Residents take a stand

  • Thursday, June 5, 2014

Several years ago, the world witnessed the Arab Spring. Fueled by a fervor for change, mobilized and united by social media, people in some Arab countries took steps to change the government of their countries.

Well, call this the Shem Creek Spring. Mount Pleasant residents saw what in their view was a threat to the view and ambiance of their town's iconic place and scenery, and much like the citizens of those Arab countries, mobilized and united through social media to effect change. They showed up in droves at a town council meeting; they asked for background documents and up-to-date information on the issue of the proposed 55-foot-tall building/parking garage structure at the corner of Mill Street and Coleman Boulevard, and engaged with the town's elected leaders and staff to see what could be done. The Facebook group “Saving Shem Creek” quickly grew to 367 members, and then last week, the big breakthrough came. Another group, Protect Coleman Boulevard and Our Old Village Neighborhood, has over 600 members.

Late last week, Mayor Linda Page issued a statement directly to the group, and to the general public as well, saying “The developer now claims that construction of a parking facility is economically unfeasible.” Her lengthy and thorough explanation, addressed to Saving Shem Creek leader Jim Owens, lays out the many issues involved with this site and the town's signed agreement with the would-be developer to provide public parking on the site. In a nutshell, the project as vaguely proposed fell off the table after the town's legal counsel advised that it was in fact subject to the new setback requirements (20 feet from all streets as opposed to 5 feet) and would not be exempt under a “civic use” allowance. There are more facets to this, but that is the gist of it.

Mayor Page pointed out that the developer has not submitted a final plan or design for the structure and that the developer may proceed with building something that meets the town's existing requirements. Her message states, “It is our understanding, and this is not confirmed, that if the developer cannot move forward with a parking facility/office building they will move forward with development of an office building.”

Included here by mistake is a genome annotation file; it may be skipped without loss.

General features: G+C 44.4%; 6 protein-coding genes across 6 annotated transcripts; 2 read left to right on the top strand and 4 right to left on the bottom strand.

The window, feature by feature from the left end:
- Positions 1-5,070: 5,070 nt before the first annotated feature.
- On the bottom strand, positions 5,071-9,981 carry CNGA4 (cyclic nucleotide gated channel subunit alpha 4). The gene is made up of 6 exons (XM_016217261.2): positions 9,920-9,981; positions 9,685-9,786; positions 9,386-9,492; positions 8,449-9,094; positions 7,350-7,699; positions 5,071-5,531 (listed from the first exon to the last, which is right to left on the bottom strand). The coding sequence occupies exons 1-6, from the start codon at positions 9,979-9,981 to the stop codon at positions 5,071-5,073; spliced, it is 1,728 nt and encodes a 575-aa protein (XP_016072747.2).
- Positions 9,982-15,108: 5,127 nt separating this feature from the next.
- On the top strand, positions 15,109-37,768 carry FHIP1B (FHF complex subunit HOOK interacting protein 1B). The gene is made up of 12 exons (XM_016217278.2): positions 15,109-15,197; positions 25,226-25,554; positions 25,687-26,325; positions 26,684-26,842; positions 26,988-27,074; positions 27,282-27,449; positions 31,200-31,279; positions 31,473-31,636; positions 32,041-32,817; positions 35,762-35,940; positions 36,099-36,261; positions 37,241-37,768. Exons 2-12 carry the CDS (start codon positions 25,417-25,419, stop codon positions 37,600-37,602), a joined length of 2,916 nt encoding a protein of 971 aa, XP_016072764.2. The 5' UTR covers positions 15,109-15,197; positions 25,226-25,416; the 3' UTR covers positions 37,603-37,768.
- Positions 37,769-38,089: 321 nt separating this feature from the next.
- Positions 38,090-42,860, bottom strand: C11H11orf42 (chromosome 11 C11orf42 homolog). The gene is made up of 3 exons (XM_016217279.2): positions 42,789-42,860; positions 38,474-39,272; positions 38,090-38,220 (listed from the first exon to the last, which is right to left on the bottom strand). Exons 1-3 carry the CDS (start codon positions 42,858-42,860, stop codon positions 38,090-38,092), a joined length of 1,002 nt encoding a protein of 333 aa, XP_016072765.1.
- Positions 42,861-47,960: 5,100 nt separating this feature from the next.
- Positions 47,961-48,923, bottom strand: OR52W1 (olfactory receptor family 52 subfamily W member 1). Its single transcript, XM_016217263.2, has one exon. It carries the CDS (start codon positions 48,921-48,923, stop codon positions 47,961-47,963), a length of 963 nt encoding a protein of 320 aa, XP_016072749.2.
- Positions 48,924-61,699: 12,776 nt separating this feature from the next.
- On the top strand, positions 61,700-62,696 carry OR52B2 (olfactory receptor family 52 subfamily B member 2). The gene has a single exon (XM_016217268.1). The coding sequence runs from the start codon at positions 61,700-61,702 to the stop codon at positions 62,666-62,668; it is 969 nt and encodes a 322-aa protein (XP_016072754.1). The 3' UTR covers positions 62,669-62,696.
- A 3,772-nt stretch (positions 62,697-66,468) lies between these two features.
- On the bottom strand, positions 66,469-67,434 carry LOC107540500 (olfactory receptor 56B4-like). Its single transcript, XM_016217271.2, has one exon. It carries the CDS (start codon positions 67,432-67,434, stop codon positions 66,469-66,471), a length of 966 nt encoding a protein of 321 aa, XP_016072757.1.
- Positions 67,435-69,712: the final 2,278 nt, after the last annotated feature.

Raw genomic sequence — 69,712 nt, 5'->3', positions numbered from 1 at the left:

We will never know what might have happened along the way if private citizens like Jim Owens, former Councilman Jimmy Bagwell and others hadn't mobilized and begun disseminating information to other concerned citizens.

No one should infer any bad intent on the part of any of our elected officials on this.

In fact, Jim Owens laid down the law in the Saving Shem Creek Facebook group that everyone must keep a civil tone. “We're interested in results, not rhetoric,” he told me. Nevertheless, this episode in local governance proves once again the power of the people. Information began to flow. Elected officials began to take note, and as Ronald Reagan said, “Even if they didn't see the light, they at least felt the heat.”

But to quote another great world leader, Winston Churchill, “Now, this is not the end. It is not even the beginning of the end. But it is, perhaps, the end of the beginning.”

Why? As Jim Owens told me, “Nothing is going to prevent anybody from going back at this time with a plan for a 55-foot-tall structure at the site. I don't think we're totally out of the woods yet.”

Will Haynie has published more than 400 op-ed columns. His niche is as a humorous conservative. Find him on Twitter at @willhaynie or email him at Haynie.will@gmail.com.  

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